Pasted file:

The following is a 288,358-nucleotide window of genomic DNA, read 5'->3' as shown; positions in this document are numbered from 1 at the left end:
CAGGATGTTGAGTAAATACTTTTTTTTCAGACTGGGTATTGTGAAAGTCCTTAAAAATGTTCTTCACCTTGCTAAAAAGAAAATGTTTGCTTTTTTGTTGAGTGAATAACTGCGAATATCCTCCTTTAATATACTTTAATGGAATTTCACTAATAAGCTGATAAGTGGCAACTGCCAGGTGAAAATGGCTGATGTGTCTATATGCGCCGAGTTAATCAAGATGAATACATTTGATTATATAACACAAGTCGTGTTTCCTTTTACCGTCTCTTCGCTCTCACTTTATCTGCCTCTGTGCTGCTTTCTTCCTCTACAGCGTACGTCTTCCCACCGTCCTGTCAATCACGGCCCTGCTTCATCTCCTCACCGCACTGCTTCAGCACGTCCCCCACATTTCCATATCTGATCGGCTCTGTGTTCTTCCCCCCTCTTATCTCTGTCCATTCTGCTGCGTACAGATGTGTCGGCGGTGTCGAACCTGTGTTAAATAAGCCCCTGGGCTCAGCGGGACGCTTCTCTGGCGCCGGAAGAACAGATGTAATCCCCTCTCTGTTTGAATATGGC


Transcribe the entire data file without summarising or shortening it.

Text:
The following is a 288,358-nucleotide window of genomic DNA, read 5'->3' as shown; positions in this document are numbered from 1 at the left end:
CAGGATGTTGAGTAAATACTTTTTTTTCAGACTGGGTATTGTGAAAGTCCTTAAAAATGTTCTTCACCTTGCTAAAAAGAAAATGTTTGCTTTTTTGTTGAGTGAATAACTGCGAATATCCTCCTTTAATATACTTTAATGGAATTTCACTAATAAGCTGATAAGTGGCAACTGCCAGGTGAAAATGGCTGATGTGTCTATATGCGCCGAGTTAATCAAGATGAATACATTTGATTATATAACACAAGTCGTGTTTCCTTTTACCGTCTCTTCGCTCTCACTTTATCTGCCTCTGTGCTGCTTTCTTCCTCTACAGCGTACGTCTTCCCACCGTCCTGTCAATCACGGCCCTGCTTCATCTCCTCACCGCACTGCTTCAGCACGTCCCCCACATTTCCATATCTGATCGGCTCTGTGTTCTTCCCCCCTCTTATCTCTGTCCATTCTGCTGCGTACAGATGTGTCGGCGGTGTCGAACCTGTGTTAAATAAGCCCCTGGGCTCAGCGGGACGCTTCTCTGGCGCCGGAAGAACAGATGTAATCCCCTCTCTGTTTGAATATGGC